Christian Theology Responsive to Islam

“…dismiss or demonize their questions or positions, but engages them serenely so as to express faithfully the uniqueness of the Christian proclamation. ”

Team Members/Contributors

Daniel A Madigan Georgetown University Contact Me

About this sabbatical grant for researchers

Developing Christian theology in conversation with Islam is a project I’ve been engaged in for many years, in research, teaching, seminars, and publishing. This project seeks to synthesize in an academically serious, yet accessible way the insights generated over those years. Much theology addressing Islam simply repeats historical polemics; some presumes that medieval apologetic responses are still adequate. However, in Europe and North America Muslims are no longer distant strangers, but rather colleagues and neighbors who increasingly share a cultural and educational background. This situation offers an opportunity for something new.

It also calls for a theology that recognizes the particularity of the Christian kerygma and also takes seriously Muslim perplexities about it. Many current theologies, seeking to be more dialogical, shape their understanding of Christianity in an Islamic way; that is to say they accept the Qur’anic assumption that God’s dealings with humanity should be understood as a history of prophecy – of messengers bringing guidance to address our erring, and knowledge to dispel our ignorance, along with warnings to overcome our heedlessness and to focus us on the coming judgement. Most such theologies rely on a very “low” Christology, and on rather shallow notions of revelation and scripture. Above all they tend to downplay those elements of Christian proclamation that the Qur’an explicitly criticizes—Trinity, Incarnation, original sin, the Cross—elements that sometimes seem to be embarrassments also to theologians for whom atheism is the primary interlocutor.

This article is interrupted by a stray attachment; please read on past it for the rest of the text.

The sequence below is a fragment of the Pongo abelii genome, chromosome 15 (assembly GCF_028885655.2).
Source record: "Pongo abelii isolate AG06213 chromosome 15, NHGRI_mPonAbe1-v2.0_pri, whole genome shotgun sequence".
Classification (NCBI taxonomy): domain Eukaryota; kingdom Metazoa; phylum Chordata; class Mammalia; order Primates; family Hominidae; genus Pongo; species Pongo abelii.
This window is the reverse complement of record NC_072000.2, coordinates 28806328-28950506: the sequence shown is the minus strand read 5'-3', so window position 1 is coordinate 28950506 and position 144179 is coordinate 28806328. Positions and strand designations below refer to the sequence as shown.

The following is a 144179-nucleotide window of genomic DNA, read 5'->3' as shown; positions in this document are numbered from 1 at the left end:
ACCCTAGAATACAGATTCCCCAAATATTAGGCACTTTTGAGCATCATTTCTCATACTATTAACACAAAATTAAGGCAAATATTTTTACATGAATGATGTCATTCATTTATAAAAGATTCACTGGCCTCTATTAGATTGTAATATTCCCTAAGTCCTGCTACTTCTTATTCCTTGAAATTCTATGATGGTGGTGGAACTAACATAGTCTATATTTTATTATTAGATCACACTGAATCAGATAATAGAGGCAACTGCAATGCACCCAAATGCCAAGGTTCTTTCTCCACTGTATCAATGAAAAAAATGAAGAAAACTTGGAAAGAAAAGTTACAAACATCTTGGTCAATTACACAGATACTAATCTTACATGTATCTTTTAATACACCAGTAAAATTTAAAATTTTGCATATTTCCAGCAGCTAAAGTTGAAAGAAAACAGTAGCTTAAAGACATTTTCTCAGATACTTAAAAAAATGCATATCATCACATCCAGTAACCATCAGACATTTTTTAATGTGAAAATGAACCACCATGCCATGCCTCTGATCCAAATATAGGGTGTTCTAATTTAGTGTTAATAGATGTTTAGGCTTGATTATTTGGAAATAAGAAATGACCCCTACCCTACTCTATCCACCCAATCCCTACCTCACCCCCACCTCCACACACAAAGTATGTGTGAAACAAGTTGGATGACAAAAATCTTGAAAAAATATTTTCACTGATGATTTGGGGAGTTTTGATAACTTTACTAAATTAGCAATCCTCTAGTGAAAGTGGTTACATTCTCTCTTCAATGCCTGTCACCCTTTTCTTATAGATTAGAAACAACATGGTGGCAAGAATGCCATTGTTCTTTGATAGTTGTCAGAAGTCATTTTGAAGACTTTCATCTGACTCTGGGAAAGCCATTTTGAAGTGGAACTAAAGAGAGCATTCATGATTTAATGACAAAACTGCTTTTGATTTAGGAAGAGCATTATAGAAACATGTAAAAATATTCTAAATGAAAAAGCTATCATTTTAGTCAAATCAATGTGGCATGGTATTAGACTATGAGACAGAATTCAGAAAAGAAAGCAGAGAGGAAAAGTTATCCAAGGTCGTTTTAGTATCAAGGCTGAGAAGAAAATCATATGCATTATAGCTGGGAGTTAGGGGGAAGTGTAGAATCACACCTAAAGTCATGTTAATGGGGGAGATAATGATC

In my years of teaching Muslims and learning with them my theology has become more trinitarian, more incarnational, more cross-centred, not by way of reaction and defensiveness, I hope, but because Muslims have pressed me to explain why I hold these truths to be central to faith in the one God of Abraham. It is this way of doing theology that I want to make more available to the Church.